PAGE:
PS. I'd pick Montevideo ANYDAY over Buenos Aires!!!

Anonymous said...

I read that Uruguay has huge tracts of agricultural land, but that less than 12% of it is used. I was thinking about moving to Uruguay and buying a farm, but after reading this blog I'm starting to think this would be a really bad idea. I dont want crime, women who go out of their way to appear ugly or macho, dispicable men who make course comments, children who rob you on the street with knives, an additude that says "hey theres nothing you can do about it" taxes at 23%, I mean... I have some cash, think I can make things work, but hearing all this it sounds like moving to Uruguay would be a dumb move. somebody please change my mind, I was really looking forward to going there next year to look at available property, but now I dont know.

Unknown said...

Anonymous thinking of buying a farm in Uruguay: I'm from the US, and lived in Mexico for 15 years. The U.S. is full of crime, it's just that we don't put full color pictures of the bodies on the front pages of the newspapers. If we did, nobody would want to live there. Now I want to leave the US because I think it's going to be an even more dangerous place to live, soon. What I have found about Mexico is that the regular people will give you the shirts off their backs, their last taco, despite their grinding poverty. Men are macho anywhere I've ever been, women have to be careful everywhere. It's a mans world. As for the regular women, if you are exceedingly polite and nice to them, chances are, they will be courteous to you. They don't like to be treated like servants, even if they are your servant. Rich people in Latin American countries are snobs, only fraternizing with other rich, and not in the same category as the regular people. Taxes in the US, probably end up being about 50%, since we have multiple levels of taxation, even death tax. And there isn't even any universal health care. If you did have a ranch in Uruguay, you should be very humble and meet your neighbors, learn their traditions and customs and become part of the community. And thank God that you are so blessed to live there. I am hoping to have a horse ranch there someday, and know that I would be very, very lucky indeed, if I can make it happen.

Anonymous said...

All the negative things written here are true. It's a shitty litle country. Do not come here for business. You will not succeed It's true about the women, they all have this horse face and really strange and unsexy bodies, at least the temptations are few.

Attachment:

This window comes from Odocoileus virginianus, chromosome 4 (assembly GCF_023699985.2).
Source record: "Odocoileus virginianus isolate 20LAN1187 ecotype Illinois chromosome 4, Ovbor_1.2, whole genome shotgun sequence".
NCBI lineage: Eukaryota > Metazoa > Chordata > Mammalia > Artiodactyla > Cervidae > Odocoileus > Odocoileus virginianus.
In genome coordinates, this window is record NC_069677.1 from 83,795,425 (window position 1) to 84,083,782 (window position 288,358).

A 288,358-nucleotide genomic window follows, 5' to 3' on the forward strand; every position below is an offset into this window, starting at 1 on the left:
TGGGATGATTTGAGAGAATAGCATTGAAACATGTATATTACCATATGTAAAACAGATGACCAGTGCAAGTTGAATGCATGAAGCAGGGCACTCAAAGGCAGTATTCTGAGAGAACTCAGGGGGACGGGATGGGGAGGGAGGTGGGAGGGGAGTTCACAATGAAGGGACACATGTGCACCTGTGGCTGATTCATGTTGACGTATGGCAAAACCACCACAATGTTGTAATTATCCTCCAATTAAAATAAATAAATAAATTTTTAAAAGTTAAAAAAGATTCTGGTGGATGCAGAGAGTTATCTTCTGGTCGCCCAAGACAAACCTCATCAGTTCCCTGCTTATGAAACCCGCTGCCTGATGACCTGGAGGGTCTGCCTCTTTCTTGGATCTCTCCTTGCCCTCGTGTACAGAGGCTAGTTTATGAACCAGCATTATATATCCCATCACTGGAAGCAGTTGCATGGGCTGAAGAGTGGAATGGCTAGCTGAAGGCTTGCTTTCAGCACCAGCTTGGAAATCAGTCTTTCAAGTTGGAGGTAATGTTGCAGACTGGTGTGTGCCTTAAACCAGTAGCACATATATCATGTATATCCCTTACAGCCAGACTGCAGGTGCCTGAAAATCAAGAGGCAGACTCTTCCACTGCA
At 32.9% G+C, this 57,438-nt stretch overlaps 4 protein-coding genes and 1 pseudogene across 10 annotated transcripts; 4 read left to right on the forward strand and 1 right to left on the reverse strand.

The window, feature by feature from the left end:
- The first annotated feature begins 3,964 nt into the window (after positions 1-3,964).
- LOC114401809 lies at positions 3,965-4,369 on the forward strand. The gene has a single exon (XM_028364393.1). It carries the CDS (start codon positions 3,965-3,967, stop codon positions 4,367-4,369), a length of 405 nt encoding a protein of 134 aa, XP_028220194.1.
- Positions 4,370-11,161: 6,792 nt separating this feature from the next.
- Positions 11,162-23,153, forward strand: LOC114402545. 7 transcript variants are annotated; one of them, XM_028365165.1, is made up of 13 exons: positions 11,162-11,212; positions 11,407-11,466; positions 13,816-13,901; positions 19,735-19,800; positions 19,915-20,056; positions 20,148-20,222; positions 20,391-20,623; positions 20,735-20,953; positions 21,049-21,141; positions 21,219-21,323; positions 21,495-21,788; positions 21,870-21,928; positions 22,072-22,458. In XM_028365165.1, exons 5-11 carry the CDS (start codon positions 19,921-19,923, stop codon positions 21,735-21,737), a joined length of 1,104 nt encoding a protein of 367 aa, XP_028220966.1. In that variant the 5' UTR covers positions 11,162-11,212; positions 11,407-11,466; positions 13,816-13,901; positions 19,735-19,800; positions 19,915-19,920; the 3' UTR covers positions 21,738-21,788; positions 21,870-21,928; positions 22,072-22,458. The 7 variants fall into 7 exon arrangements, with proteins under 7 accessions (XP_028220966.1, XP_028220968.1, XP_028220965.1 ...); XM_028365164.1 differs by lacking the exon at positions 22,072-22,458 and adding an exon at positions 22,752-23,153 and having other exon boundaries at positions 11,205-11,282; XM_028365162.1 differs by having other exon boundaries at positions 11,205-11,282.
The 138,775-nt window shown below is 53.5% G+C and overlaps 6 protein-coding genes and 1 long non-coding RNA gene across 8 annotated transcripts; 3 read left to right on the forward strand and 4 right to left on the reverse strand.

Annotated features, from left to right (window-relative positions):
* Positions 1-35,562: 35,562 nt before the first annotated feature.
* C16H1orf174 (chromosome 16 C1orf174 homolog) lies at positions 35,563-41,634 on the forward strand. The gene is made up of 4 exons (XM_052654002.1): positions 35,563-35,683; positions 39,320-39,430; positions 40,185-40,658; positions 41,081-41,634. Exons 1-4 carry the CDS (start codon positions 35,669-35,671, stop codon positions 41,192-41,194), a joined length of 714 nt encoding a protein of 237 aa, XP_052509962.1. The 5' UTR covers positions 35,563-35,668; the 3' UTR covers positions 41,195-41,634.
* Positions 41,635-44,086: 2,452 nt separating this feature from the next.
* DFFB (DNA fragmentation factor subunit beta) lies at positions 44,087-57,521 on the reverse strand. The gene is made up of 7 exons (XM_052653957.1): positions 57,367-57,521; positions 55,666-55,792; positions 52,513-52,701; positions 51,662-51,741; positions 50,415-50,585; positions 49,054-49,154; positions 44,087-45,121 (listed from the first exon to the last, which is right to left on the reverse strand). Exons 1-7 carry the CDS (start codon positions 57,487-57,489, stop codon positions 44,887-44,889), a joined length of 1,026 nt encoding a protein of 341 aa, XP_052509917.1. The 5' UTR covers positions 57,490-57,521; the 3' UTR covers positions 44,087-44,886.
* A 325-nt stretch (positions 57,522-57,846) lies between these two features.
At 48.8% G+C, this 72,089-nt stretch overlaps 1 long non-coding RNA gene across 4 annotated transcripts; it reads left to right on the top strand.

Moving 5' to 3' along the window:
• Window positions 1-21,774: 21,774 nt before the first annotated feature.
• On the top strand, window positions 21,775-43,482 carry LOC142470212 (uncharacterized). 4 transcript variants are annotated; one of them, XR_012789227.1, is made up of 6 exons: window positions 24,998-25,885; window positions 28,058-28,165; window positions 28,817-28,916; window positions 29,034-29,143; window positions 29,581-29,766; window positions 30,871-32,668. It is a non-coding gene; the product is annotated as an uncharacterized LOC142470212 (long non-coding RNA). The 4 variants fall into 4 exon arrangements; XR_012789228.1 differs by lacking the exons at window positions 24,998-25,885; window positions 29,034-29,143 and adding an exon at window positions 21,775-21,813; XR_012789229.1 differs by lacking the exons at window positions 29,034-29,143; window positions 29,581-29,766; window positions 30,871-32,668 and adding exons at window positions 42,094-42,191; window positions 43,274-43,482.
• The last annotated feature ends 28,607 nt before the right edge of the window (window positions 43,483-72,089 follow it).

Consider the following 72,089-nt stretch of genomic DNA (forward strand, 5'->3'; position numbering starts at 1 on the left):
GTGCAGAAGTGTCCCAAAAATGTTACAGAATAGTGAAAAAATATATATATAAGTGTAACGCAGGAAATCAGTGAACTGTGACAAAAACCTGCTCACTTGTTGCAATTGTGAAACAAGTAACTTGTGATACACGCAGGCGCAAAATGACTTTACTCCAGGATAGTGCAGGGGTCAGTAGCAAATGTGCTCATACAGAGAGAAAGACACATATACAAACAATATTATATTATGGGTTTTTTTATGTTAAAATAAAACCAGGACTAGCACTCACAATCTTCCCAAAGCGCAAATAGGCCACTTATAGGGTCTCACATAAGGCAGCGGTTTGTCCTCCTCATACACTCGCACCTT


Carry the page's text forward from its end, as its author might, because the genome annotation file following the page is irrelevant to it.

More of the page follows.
Anonymous said...

I would add another thing: Uruguayan doesn't love foreigners.
They envy you up to the moment you are living abroad, then, once you become a resident, forget to get friends in this very colesd mind country.
Unsatisfied foreigner

Anonymous said...

Hello, I'm from Uruguay, I was born here and I have lived here all my life. I'm 40 years old. I've been to Europe many times, mainly to the UK and I think Uruguay is a great country to live in. I would never go to live in Europe, the cost of living is too high, the weather is horrible, there's also insecurity and taxes are not much lower than here. Rich countries vs poor countries? I don't agree with that dichotomy. There are rich people and poor people, but does happiness have something to do with loads of money? Today Uruguay is at its best, Brazil our biggest neighbour is a very powerful country with a great standard of living and an exploding economy and fortunately is our main commercial partner. Uruguay is the best country in Latin America to live in. Nice weather all the year round, no floodings, no earthquakes, no hurricanes or tornados, good economic situation, many jobs on offer, great beaches, friendly people, beautiful scenery and no pollution, isn't all this enough? Many Germans and Russians and every year mora and more are already living in the area where I live enjoying my peaceful town.If you want to get further information about living in Uruguay